I’m a sucker for those yellow sticker discount labels and think it’s a great way to add extra food items such as yoghurts and sweet treats to the trolley for pittance. Ask the floor staff or shop manager when they fill their sale shelf each day and be prepared to think ahead and optimise meals on the spot.
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Finding the best deals on food and household items will mean shopping around. Fruit and veg may be cheaper in one supermarket, while another offers better deals on other products. Work out a routine where you can divide and conquer to reap the best results.
In this case, bring your own bag! Always bring your shopping bags – not only is it good for the environment, but it will also save you a couple of euro each time you shop.
Use Store Rewards
No matter where you decide to shop, use reward cards and vouchers whenever possible – even if it’s a small shop to pick up milk and bread midweek. The points add up and can be used to cut your food bill when you have a larger shop to do, especially around Christmas time.
Avoid Fridge Chaos
They may be out of view behind closed doors, but it’s really important to organise your fridge, freezer and food cupboards. If you don’t know what you have or can’t find what you have bought, you’ll end up buying more of the same unnecessarily – and, most likely, throwing out food that has gone out-of-date.
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Try Own-Brand Products
Don’t overlook no-name or own-brand products, a majority of these store-brand foods are made by the exact same big brand companies that charge two or three times for the same item. Most of the time, the only difference is the label.
Beware of BOGOF
We all love a deal like buy one get one free, but if you get sucked into buying the stuff you don’t really need, did you really get a deal at all?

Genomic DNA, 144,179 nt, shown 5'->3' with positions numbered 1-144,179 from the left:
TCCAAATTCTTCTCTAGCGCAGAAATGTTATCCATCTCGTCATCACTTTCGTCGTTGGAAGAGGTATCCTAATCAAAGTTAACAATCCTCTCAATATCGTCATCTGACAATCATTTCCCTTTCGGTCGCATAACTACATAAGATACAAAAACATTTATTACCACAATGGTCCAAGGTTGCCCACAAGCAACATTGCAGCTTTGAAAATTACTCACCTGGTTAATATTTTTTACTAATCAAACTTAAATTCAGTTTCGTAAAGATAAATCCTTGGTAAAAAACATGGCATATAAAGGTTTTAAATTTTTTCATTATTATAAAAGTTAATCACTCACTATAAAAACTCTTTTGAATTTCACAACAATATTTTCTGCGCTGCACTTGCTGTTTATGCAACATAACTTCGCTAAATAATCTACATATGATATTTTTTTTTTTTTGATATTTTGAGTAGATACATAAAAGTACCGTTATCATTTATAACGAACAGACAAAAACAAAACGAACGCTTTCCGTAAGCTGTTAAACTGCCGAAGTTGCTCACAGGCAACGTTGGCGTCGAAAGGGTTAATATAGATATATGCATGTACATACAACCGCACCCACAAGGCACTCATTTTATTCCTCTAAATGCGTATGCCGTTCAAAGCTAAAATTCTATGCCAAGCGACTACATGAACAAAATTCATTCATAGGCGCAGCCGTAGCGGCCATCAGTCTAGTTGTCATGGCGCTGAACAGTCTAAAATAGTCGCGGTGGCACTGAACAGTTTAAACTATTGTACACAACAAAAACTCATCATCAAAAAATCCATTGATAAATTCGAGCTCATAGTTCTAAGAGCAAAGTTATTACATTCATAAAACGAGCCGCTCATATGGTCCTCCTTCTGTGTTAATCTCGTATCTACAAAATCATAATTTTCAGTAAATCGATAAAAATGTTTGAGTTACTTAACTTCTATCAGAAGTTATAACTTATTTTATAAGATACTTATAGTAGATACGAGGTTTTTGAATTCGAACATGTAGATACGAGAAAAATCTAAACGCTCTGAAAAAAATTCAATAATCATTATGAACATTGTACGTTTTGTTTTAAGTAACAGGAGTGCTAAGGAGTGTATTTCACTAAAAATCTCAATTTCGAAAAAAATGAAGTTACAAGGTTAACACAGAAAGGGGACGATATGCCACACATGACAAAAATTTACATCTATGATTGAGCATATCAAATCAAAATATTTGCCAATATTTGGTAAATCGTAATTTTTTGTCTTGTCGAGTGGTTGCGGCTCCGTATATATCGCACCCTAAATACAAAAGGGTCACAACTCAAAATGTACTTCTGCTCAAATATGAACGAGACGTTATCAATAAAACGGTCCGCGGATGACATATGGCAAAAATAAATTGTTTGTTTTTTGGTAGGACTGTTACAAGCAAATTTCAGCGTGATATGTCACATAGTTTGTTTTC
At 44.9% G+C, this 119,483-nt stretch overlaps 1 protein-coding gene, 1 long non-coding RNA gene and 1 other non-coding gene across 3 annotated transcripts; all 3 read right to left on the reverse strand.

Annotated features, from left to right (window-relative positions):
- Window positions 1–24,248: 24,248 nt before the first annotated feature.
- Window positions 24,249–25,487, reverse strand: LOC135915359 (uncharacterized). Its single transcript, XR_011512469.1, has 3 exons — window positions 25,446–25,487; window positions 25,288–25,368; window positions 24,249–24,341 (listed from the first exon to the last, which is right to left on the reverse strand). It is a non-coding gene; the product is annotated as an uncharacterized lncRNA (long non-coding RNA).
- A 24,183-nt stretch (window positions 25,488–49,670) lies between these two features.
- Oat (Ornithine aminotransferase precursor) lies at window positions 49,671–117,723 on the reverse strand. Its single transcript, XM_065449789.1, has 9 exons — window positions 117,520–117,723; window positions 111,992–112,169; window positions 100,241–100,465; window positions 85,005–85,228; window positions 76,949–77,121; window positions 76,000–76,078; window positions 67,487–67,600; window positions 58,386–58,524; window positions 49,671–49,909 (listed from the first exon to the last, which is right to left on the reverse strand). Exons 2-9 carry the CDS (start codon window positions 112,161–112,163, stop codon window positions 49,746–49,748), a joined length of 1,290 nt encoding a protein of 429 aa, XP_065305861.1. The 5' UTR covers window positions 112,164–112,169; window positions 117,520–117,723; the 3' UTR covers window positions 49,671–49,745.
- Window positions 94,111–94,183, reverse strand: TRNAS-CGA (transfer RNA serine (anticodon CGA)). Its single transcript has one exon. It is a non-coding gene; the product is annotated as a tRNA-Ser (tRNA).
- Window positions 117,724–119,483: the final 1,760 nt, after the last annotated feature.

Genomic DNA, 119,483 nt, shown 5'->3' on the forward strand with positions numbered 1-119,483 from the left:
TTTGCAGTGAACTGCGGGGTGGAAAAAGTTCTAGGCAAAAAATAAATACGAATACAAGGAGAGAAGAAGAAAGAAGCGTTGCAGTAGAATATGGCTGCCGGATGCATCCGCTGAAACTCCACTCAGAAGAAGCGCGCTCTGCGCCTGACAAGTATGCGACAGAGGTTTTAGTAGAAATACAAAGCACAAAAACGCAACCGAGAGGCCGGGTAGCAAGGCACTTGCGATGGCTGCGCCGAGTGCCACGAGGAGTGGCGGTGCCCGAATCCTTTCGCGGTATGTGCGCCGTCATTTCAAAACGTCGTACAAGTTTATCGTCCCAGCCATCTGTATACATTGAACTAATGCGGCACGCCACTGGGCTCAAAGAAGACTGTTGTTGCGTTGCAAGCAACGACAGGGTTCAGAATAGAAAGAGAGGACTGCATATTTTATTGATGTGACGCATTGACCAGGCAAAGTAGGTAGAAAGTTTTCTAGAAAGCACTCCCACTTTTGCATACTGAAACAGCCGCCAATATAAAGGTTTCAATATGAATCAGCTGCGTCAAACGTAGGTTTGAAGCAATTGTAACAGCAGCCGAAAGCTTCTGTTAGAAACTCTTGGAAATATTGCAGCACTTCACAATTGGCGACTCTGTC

Avoid Convenience Snack Packs
Don’t buy snacks on the run or the convenience snack packs often made for lunch boxes. They are less healthy and significantly more expensive. For example, if your kids like cream cheese and breadsticks, buy some reusable pots and fill them yourself rather than buying the pre-prepared versions. Not only is it more pocket-friendly, but it is also a great way to get the kids involved in preparing meals and their own lunch box.
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Batch Cook Your Meals
An afternoon well spent brings a week of content! Soups, stews, curries, pasta sauces and all manner of dinners can be made in larger quantities and frozen for another day. Or, if freezer space is at a premium, you could keep leftovers in the fridge and transform it into another dinner – for example, use leftover bolognese again as a filling for jacket potatoes or in lasagne.
Preparation is Key
Spend some time once a week washing and/or cutting up fruit and vegetables. If you are peeling potatoes for tonight’s dinner, do tomorrow’s as well and keep them in a bowl or saucepan of water in the fridge.
Timesaving tips and tricks like this will help to speed up dinner and lunch preparations, make you less likely to opt for convenience meals, and provides healthy snacks that are ready to go.